Malachi urged the people to stop holding back their tithes, to stop keeping from God what he deserved. The 10% tithing system began during the time of Moses (Leviticus 27:30-34 Deuteronomy 14:22) The Levites who were the priests, received some of the tithe because they were not allowed to possess land of their own to obtain an income. (Numbers 18:20, 21) Because the people were not giving enough to support them, the Levites went to work to earn a living and neglected their God-given responsibilities to care for the temple and for the service of worship. Everything we have is from God, so when we refuse to return to him a part of what he has given, we rob him, and subconsciously our peace with him is disturbed. We might ask ourselves, do we selfishly keep 100% of what God gives, or are we willing to return at least 10 percent for helping to advance God’s kingdom?
Saint Luke tells us (6:38) “give and it will be given to you”. When we give can we remember that the blessings God promises are not always material and may not be experienced completely here on earth, but we will certainly receive more than we can ever imagine in our future life with him in eternity.
Being in prison more than 2000 years ago was terrible and could break a person’s spirit but Paul rejoices as he reflects on the future of the people of Philippi and writes to them from prison, to thank them for the gift they had sent to help him when he was in need. By helping Paul they were helping Christ’s cause. The Philippians were willing to be used by God for whatever he wanted them to do, even though they had only known the gospel for about 10 years. They were making a valuable contribution to the spread of the gospel, through practical help to Paul when he was in Philippi and financial support and prayer while he was in prison. Although in prison, Paul has peace in his heart and freedom of mind and spirit to determine what is best, and gives thanks and encouragement to this generous and faithful community of faith.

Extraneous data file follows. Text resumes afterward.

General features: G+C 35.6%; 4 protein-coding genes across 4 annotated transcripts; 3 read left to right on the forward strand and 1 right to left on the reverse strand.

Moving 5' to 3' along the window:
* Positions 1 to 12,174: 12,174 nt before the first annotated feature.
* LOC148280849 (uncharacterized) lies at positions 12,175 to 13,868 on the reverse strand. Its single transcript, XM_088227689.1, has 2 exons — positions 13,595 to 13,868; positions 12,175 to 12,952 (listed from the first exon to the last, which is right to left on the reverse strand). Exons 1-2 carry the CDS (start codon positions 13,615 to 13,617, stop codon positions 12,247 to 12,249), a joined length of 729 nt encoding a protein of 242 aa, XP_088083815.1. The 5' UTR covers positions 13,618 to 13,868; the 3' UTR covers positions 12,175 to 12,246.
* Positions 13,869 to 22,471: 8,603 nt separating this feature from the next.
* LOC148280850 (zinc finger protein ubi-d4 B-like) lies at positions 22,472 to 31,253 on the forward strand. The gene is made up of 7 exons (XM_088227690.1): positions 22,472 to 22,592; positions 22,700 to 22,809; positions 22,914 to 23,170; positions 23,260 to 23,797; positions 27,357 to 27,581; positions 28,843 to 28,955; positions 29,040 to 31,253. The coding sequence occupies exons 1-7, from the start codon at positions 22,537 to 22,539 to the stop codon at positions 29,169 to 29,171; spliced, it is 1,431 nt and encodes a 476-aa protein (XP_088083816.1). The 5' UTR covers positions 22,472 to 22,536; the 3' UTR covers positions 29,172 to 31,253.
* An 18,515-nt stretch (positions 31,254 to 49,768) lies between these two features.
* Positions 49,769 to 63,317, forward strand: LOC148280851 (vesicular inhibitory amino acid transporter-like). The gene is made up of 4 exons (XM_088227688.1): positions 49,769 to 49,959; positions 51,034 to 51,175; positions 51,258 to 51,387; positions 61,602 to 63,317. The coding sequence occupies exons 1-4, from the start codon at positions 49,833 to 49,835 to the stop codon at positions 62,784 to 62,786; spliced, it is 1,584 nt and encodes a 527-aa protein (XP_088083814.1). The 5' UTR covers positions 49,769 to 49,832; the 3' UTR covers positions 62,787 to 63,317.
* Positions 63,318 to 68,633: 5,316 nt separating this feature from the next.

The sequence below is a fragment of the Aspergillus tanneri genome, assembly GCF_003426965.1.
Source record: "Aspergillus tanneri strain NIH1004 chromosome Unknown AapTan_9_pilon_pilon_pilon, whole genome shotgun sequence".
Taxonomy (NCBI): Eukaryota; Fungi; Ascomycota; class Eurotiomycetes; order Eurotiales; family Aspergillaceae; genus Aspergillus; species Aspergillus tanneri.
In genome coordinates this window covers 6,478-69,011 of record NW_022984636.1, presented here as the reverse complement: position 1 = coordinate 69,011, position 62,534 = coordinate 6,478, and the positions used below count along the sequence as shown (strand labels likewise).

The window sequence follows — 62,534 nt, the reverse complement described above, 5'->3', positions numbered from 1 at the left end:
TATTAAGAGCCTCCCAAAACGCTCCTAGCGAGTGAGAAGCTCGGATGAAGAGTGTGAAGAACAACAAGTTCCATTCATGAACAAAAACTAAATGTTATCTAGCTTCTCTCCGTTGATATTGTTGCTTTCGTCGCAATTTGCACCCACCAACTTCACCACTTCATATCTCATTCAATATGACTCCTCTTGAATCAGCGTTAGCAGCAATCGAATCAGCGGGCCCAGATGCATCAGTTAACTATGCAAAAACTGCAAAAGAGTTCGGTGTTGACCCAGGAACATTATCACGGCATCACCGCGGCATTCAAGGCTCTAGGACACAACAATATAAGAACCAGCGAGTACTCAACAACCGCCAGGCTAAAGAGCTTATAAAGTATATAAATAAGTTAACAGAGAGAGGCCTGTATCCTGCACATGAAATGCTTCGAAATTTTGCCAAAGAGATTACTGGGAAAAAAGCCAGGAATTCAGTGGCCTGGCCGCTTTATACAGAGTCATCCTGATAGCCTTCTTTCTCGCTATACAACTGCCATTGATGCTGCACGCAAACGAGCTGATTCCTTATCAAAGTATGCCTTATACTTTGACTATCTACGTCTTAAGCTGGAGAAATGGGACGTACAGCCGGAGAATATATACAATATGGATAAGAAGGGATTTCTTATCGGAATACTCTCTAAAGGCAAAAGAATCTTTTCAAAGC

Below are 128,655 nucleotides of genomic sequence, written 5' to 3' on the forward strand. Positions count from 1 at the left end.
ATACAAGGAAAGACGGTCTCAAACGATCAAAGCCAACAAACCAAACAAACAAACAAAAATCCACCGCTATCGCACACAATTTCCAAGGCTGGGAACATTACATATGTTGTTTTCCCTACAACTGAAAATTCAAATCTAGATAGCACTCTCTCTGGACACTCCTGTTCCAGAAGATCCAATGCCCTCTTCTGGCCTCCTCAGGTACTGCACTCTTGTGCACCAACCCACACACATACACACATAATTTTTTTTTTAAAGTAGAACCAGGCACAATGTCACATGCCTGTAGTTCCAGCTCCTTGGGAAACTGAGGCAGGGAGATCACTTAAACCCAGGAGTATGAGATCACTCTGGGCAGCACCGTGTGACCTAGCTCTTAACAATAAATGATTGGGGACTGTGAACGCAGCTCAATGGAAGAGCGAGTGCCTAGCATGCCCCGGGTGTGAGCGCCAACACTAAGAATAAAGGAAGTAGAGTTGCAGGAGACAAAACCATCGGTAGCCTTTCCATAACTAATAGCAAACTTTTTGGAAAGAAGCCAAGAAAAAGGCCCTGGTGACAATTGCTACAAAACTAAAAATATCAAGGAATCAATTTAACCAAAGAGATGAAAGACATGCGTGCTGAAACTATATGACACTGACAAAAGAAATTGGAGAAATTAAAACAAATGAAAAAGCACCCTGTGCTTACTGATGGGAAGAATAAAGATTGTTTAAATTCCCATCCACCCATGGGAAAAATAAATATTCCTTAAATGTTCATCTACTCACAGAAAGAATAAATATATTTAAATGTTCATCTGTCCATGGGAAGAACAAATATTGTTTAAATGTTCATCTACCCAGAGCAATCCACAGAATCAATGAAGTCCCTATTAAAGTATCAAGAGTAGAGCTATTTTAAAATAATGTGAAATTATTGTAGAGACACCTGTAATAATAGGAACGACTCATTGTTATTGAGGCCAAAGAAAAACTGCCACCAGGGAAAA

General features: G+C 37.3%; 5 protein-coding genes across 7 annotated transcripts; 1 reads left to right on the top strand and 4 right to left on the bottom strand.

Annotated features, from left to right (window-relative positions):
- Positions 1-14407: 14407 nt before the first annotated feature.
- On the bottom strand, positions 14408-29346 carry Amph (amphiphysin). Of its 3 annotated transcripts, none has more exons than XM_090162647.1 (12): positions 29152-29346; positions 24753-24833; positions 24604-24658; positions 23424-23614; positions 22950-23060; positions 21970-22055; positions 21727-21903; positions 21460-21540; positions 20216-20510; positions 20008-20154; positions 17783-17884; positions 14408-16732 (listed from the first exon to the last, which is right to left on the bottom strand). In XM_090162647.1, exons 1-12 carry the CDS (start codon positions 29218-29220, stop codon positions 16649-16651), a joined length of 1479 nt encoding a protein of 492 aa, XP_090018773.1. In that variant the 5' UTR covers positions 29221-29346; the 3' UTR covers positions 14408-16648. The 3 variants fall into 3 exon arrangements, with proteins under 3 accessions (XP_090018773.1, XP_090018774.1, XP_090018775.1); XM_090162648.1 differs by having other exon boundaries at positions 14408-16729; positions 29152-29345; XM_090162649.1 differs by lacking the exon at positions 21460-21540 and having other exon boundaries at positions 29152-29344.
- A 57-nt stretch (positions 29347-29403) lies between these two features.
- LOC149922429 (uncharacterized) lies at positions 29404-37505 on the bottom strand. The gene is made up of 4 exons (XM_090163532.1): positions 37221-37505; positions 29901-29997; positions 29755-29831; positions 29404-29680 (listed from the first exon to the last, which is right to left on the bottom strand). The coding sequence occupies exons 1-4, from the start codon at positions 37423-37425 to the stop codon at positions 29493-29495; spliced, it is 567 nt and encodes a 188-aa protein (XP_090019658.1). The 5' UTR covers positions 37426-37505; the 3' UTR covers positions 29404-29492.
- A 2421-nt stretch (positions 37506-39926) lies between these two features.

Luke’s introduction to our third person in today’s readings, John the Baptist, is full of theological promise. The wilderness is as far away from what is happening in the real lives of the people living under the rule of the mighty Roman Empire, as one could get. Rome, famous for its roads, built no road to the wilderness. With no GPS, there was only God’s guidance along the way for the Children of Israel when they wandered there, and for Elijah when fled from the wrath of Jezebel and wanted to die there. (1Kings 19:4) and for John son of Zechariah when he came from the wilderness with the cry“Prepare the Way of the Lord, make his paths straight.”
In the early first century when a ruler came to visit, messengers would tell those he was planning to visit to prepare the roads for him. John told his listeners to make the way of their lives ready so the Lord could come to them, to seek the peace in their lives that repentance and forgiveness brings and to put their whole trust in God.
Can we get on to the straight road with God controlling the GPS—the Global Positioning System —for our souls, to lead us out of the traffic jams and blind alleys of turmoil, distress and an unquiet spirit? Can we trust God to provide the tranquillity, safety and peace that passes all understanding and to keep our hearts and minds in the knowledge and love of God, and of his Son, Jesus Christ our Lord?